Sunday, 14 October 2007

Long house

Having given up on buying the croft house, I am pleased to be able to report that there has recently been progress on the house site - the Crofters Commission has agreed to decroft the site and the land-owner's solicitor is drawing up the new title, so I will shortly be handing over the money and becoming the proud owner of a half hectare of paradise. The next step is to get a house design to put in for full planning permission. Every second day I find myself with a new sketch.

It must be small, very small. Partly because that's all I can afford, partly because the smaller it is the less energy it will consume but mostly because I love little spaces. Perhaps it's because as the youngest in the family I always had the smallest room. At college I had a succession of wee rooms and loved them all. I adore the intimacy of a tiny caravan. I am in ecstacy in the womb-like comfort of a tent. I wrote most of my first novel in a tiny bender I made myself, which I used to call my womb-room (sadly, it blew away in the 2005 hurricane). So I am set on what my architect friend calls a 'micro-house'.

But what shape should it be? For the past while I have been getting obsessed with the idea of making it a tiny version of a Viking long house, stove in the middle, throne bed at one end, perhaps five times as long as it is wide, but not much wider than a double bed. This is also the shape of one of my favourite buildings in the whole world, the Fasting Palace in Heaven Park in Beijing, which consists of five square rooms in a row: bedroom, study and three public rooms. The emperor would get up at one end of the building and work his way during the course of the day to the other end, then back again, spending some time in each room. He began and ended each day writing poems in his study. A lifestyle to aspire to, I feel. I fancy a miniature open-plan version of the same thing: bedroom, bathroom, kitchen, dining room, lounge, all arranged in one long thin space.

Tuesday, 9 October 2007


There are red stags roaring for sex out there. All pumped up with testosterone, trying to gather a harem of hinds and prepared to fight off the competition to get them. Most of the time the stags just stand on the horizon, posturing to each other, but if necessary they'll try to nut each other into submission, if they don't get tangled up in each others antlers first.

It's a queer noise they make, much more of a groan than a roar, not unlike a cow in calf. It's as if when roaring was handed out, dogs and bears got the consonants, so they go 'rr...rr...', and the stags got the vowels, so they can only muster 'oa... oa...' The result sounds more wretched than fierce, but presumably to a hind it's as sexy as Tom Jones.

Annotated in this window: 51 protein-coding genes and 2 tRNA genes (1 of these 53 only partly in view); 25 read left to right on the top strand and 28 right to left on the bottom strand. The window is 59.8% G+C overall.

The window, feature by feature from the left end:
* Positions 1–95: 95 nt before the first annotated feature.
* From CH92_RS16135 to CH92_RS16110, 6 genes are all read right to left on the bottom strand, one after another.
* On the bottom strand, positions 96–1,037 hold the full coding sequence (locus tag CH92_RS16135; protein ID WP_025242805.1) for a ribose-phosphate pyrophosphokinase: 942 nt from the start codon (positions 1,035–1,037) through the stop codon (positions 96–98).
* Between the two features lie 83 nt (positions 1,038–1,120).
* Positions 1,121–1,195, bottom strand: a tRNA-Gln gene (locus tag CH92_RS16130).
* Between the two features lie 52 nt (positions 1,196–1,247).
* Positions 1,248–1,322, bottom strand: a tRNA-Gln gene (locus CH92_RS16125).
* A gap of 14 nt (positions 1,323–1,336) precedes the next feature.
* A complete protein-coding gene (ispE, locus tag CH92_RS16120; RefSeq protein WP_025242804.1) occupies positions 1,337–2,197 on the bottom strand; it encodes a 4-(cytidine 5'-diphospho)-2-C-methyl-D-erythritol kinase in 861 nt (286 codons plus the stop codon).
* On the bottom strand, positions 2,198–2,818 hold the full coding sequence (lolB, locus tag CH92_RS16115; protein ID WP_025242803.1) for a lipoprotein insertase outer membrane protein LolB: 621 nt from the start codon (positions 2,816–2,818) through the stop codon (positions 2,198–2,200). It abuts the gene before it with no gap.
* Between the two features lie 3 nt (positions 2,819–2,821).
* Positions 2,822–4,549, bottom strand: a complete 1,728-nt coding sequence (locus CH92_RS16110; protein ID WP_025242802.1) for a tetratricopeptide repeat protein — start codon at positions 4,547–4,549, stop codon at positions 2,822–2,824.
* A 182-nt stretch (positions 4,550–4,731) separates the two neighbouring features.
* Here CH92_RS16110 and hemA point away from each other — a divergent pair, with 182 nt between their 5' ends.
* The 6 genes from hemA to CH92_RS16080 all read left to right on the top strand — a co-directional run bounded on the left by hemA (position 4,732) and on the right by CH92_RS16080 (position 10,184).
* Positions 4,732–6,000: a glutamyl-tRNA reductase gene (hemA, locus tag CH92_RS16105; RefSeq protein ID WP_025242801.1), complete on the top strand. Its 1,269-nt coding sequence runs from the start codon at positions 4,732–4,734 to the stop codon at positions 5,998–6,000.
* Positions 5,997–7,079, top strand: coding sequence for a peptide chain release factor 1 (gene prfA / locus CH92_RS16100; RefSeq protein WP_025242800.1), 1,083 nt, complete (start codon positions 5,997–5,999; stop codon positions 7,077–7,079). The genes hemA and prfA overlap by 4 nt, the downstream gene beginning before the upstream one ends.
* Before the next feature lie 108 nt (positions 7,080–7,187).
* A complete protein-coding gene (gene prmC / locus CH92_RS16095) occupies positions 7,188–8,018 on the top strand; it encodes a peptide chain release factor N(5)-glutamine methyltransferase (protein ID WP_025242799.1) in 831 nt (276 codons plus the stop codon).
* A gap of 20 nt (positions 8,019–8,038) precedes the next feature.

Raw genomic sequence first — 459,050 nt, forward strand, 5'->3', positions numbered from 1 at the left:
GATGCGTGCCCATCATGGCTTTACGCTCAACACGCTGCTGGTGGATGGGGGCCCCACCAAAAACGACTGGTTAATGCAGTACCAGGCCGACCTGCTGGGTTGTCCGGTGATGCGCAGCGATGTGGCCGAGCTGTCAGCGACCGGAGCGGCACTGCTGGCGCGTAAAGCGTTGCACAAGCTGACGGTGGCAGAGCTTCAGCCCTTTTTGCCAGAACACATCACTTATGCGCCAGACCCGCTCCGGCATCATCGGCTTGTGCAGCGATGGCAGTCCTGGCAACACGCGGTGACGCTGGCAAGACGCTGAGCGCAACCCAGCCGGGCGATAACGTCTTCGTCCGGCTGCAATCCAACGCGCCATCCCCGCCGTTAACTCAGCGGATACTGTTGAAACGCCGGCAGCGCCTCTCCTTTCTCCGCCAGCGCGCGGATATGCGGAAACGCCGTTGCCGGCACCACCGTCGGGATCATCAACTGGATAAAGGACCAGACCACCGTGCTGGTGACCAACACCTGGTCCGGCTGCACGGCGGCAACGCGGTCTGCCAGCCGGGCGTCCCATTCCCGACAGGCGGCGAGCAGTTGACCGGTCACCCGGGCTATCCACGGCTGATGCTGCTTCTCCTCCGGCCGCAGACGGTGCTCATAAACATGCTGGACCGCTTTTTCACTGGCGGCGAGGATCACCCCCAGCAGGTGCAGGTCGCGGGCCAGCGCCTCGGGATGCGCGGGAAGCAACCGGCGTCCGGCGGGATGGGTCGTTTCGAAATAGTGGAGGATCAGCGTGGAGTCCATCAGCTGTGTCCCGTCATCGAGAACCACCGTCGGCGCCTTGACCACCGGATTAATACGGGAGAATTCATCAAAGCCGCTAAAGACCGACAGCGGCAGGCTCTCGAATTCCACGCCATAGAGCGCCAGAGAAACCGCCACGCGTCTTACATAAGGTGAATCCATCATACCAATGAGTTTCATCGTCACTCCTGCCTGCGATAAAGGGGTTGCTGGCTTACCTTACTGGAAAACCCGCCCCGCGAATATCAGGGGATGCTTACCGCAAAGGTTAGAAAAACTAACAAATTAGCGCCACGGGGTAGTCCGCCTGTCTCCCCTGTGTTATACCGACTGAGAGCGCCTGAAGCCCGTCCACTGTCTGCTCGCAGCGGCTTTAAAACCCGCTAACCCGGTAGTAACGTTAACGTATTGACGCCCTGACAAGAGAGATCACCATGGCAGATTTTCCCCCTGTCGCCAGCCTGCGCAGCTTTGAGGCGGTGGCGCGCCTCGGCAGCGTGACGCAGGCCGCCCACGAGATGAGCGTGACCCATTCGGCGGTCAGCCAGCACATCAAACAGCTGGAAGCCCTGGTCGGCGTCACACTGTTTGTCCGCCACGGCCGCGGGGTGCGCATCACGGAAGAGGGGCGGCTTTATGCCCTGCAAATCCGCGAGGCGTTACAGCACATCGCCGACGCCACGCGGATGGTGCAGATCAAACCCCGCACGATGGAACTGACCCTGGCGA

Wednesday, 3 October 2007

Wee beasties

The midgie season is over and so those in the know have been visiting. There were 50 people on the croft on Sunday, all a bit of a shock. I'm not used to talking so much. They mostly seemed inspired by what one described as a 'subversive lifestyle', and another as 'proof of what's possible'. The big crowd was followed by a visit from my parents. Despite frantic cleaning of all the sheds, my mother still looks at me as if I'm defective. She wishes I would live a normal life, in a house, with a spare bedroom she could stay in. Shed-dom is just not good enough. It's abnormal. I can see it's embarrassing to her. What I see as freedom, she perceives as insecurity. I just don't know how to demonstrate to her that this 'extremely detached' 10 hectare house feels more like home than any other dwelling I've ever occupied.

Weather-wise all the visitors have had a treat - glorious sunny weather, calm and warm enough to stroll about in short sleeves, and then starry cold nights. The trees are getting a chance to blaze up - some of the rowans are going bright berry red and the aspens are goldening. Every time I step outside I'm brought up short by the colours. It never fails to make me smile. There is only one downside of this season: lots of little furry beasties are looking for somewhere warm, dry and snuggly to spend the winter. Sheds are just perfect. I came into the studio yesterday morning and someone, something, had scoffed all the winter salads growing in pots, chewed on my skype earphones, gnawed off the handle of my laptop bag and even, for goodness sake, excavated the lining of my furry slippers. A loathesome vole, a mischievous mouse or a maybe just a shivering shrew. But whoever the beastie is, it's not timorous enough by half.